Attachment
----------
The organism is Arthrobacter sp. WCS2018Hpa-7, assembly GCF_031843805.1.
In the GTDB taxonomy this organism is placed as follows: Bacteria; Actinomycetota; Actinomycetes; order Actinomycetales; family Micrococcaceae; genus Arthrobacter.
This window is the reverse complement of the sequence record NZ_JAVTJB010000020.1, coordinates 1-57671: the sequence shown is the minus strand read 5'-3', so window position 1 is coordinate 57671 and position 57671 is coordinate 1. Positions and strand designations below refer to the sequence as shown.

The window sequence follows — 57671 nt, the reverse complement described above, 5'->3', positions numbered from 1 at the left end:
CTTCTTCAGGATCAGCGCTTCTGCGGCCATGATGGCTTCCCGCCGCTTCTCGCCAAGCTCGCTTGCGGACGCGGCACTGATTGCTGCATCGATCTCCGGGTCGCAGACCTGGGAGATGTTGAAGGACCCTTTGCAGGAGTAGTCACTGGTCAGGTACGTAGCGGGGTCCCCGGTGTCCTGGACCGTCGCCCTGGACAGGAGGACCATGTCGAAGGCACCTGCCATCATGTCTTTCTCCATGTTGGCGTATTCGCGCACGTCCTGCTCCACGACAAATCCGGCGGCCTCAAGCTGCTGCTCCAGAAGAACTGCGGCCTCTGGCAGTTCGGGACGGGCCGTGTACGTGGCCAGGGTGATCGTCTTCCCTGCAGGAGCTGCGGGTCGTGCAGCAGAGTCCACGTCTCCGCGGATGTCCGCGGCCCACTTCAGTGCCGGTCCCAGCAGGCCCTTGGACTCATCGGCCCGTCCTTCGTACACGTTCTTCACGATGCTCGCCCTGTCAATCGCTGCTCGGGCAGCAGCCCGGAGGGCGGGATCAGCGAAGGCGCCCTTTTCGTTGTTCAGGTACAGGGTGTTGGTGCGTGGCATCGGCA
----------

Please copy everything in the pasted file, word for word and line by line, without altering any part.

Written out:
The organism is Arthrobacter sp. WCS2018Hpa-7, assembly GCF_031843805.1.
In the GTDB taxonomy this organism is placed as follows: Bacteria; Actinomycetota; Actinomycetes; order Actinomycetales; family Micrococcaceae; genus Arthrobacter.
This window is the reverse complement of the sequence record NZ_JAVTJB010000020.1, coordinates 1-57671: the sequence shown is the minus strand read 5'-3', so window position 1 is coordinate 57671 and position 57671 is coordinate 1. Positions and strand designations below refer to the sequence as shown.

The window sequence follows — 57671 nt, the reverse complement described above, 5'->3', positions numbered from 1 at the left end:
CTTCTTCAGGATCAGCGCTTCTGCGGCCATGATGGCTTCCCGCCGCTTCTCGCCAAGCTCGCTTGCGGACGCGGCACTGATTGCTGCATCGATCTCCGGGTCGCAGACCTGGGAGATGTTGAAGGACCCTTTGCAGGAGTAGTCACTGGTCAGGTACGTAGCGGGGTCCCCGGTGTCCTGGACCGTCGCCCTGGACAGGAGGACCATGTCGAAGGCACCTGCCATCATGTCTTTCTCCATGTTGGCGTATTCGCGCACGTCCTGCTCCACGACAAATCCGGCGGCCTCAAGCTGCTGCTCCAGAAGAACTGCGGCCTCTGGCAGTTCGGGACGGGCCGTGTACGTGGCCAGGGTGATCGTCTTCCCTGCAGGAGCTGCGGGTCGTGCAGCAGAGTCCACGTCTCCGCGGATGTCCGCGGCCCACTTCAGTGCCGGTCCCAGCAGGCCCTTGGACTCATCGGCCCGTCCTTCGTACACGTTCTTCACGATGCTCGCCCTGTCAATCGCTGCTCGGGCAGCAGCCCGGAGGGCGGGATCAGCGAAGGCGCCCTTTTCGTTGTTCAGGTACAGGGTGTTGGTGCGTGGCATCGGCA